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A look back at the Ekpe Udoh experiment

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The Dubs took the big man No. 6 in the 2010 NBA Draft.

Photo by Rocky Widner/NBAE via Getty Images

The Golden State Warriors are hoping the ping pong balls will bounce their way at the NBA Draft Lottery on June 22. The Dubs could have two picks in the top 14 at this year’s draft. Their own selection has a 2.4 percent chance of being in the top four and just a 0.5 percent of it being No. 1 overall.

Golden State could also get the Minnesota Timberwolves’ first-round pick if it falls outside the top three. With Minnesota holding the sixth-best odds to win the lottery, here are the chances for where the pick will land:

In the top three: 27.6 percent
No. 4: 9.6 percent
No. 5: Zero percent (The T-Wolves can’t move up just one spot due to the structure of the lottery)
No. 6: 8.6 percent
No. 7: 29.7 percent
No. 8: 20.6 percent
No. 9: 3.7 percent
No. 10: 0.2 percent

If the Dubs get the Timberwolves’ pick, it would be the fourth time the franchise will select in the top 10 since 2010

One of those selections was used on forward Harrison Barnes in 2012, who had a good run with the team and helped the Dubs win a championship in 2015. Golden State also selected Memphis big man James Wiseman No. 2 overall last year, and despite his struggles, the Dubs are hopeful that Wiseman will take a major step in his development in Year 2.

The other top 10 pick Golden State had in the last 11 years was used on big man Ekpe Udoh in 2010.

The Warriors selected Udoh No. 6 overall out of Baylor, where he transferred after spending his first two seasons at Michigan. Udoh put up solid numbers his junior year, averaging 13.9 points, 9.8 rebounds and 3.7 blocks per game.

Udoh was a monster at the defensive end in college, but his lack of size and strength would be an issue at the next level. Udoh is 6’10 and came in weighing 237 pounds, but his lack of toughness made him a target under the NBA’s old post-up heavy schemes.

Another knock on Udoh was his offensive limitations:

Here is a portion of NBAdraft.net’s scouting report on Udoh:

“What is his offensive game? Can do a variety of things, but has no real go to move … Has struggled with turnovers problems, attempting low percentage passes and overdribbling (2.4 to) … Needs to add weight and get stronger, especially in his lower body.”

Udoh was 23 when he was drafted, older than most players picked that high in the draft. Usually, teams selecting at the top of the board look for younger players with potential over anything else.

The marriage between the two started on a negative note. Udoh underwent surgery on his left wrist in July of 2010, which forced him to miss six months of action, hampering his development.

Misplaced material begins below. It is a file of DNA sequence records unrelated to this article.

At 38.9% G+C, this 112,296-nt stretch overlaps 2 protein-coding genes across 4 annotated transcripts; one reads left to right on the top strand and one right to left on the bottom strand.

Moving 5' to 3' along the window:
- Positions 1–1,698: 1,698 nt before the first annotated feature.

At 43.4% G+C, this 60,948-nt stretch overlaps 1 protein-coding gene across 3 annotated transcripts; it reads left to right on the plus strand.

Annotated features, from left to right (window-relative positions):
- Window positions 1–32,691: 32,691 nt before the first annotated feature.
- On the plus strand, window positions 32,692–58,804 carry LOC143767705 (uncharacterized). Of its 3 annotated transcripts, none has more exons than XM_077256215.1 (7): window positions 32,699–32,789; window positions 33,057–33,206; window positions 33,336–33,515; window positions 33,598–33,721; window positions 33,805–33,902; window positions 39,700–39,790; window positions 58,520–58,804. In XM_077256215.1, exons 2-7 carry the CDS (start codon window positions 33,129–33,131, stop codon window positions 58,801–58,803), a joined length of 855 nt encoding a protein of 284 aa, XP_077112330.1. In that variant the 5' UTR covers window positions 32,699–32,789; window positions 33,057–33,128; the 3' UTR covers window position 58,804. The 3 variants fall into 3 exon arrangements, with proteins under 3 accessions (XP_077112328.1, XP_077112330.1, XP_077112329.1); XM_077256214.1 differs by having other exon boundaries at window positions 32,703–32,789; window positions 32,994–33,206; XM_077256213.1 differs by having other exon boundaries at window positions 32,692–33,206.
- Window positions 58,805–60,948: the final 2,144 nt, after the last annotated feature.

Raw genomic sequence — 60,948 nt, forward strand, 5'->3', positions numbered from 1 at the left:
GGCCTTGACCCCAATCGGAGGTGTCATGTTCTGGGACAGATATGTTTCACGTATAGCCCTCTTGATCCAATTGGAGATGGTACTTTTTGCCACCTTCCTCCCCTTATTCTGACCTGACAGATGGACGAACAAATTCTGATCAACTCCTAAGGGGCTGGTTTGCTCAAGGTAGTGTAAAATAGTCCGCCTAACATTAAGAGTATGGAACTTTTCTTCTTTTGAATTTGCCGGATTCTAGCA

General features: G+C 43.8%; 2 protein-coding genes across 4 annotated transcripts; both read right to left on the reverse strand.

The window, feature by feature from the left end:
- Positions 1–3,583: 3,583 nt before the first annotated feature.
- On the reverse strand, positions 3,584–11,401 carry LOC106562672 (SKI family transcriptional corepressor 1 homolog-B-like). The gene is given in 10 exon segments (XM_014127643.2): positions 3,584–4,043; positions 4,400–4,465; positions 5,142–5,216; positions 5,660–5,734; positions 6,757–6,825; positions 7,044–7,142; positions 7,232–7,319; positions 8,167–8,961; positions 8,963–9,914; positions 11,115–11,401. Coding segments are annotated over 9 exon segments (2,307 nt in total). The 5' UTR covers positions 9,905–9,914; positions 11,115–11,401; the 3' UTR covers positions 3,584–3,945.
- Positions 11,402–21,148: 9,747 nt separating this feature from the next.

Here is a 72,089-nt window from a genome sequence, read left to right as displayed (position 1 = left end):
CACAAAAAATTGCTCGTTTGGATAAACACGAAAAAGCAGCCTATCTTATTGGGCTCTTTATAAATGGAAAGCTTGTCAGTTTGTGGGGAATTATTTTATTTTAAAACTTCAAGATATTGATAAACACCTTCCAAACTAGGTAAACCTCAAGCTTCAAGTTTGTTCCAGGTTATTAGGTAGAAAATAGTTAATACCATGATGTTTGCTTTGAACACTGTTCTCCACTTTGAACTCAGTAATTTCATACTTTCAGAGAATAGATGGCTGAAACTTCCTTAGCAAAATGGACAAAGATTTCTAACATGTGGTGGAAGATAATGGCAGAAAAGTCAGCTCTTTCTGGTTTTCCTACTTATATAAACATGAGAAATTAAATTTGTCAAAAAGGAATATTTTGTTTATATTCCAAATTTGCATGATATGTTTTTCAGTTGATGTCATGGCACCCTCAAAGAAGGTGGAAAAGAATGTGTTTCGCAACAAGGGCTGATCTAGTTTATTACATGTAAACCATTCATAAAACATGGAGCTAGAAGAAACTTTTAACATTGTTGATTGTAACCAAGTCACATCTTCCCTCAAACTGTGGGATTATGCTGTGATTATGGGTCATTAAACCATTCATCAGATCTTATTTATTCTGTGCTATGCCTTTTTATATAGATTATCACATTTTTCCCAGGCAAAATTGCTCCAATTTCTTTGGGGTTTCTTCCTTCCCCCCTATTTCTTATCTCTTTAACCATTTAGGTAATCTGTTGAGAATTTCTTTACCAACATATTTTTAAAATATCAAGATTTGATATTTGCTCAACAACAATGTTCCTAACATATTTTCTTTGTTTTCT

When Udoh returned in late December, he had a golden opportunity to earn extra minutes with starting center Andre Biedrins struggling. Still, his lack of consistency and foul problems made it tough for then head coach Keith Smart to fully trust him.

Udoh played in 58 games his rookie season, averaging 4.1 points and 3.1 rebounds, and 1.5 blocks while playing just over 17 minutes per game. However, Udoh’s advanced stats looked good, with him ranking first on the team in NETRTG at 6.1 and his defensive rating was the best on the team of any player who played more than 22 games.

Going into his second season, which was the lockout-shortened 2011-12 season, the expectation was that Udoh would continue to grow. Instead, his numbers only slightly improved over the 38 games he played, averaging 5.5 points, 3.9 rebounds and 1.7 blocks per game, with the highlight of his season coming in a 19 point, 8 rebound effort in a February 2012 win over the Clippers.

Ultimately, Riley decided that it was time for the Udoh experiment to end just a month later when he packaged the second-year center with Monta Ellis and Kwame Brown in a deal to get Andrew Bogut and Stephen Jackson from the Milwaukee Bucks.

The trade got mixed reviews at the time but considering what the Warriors got from Bogut during his four seasons with the team, it goes down as a win for Golden State.

Udoh spent 2.5 seasons with the Bucks before signing with the L.A. Clippers in 2014. After one year there, he played in Europe before coming back to the NBA and playing for the Utah Jazz from 2017 to 2019.

Looking back at the draft, Golden State missed out on Gordon Hayward (picked 9th) and Paul George, who went No. 10, but again, hindsight is 20/20.

Overall, Udoh had red flags coming into the league, but he did show some potential at points. The other thing that worked against him was the style of play. If Udoh gets picked in 2015, perhaps he develops into a rotational big man as a rim protector.

What do you remember most about Udoh?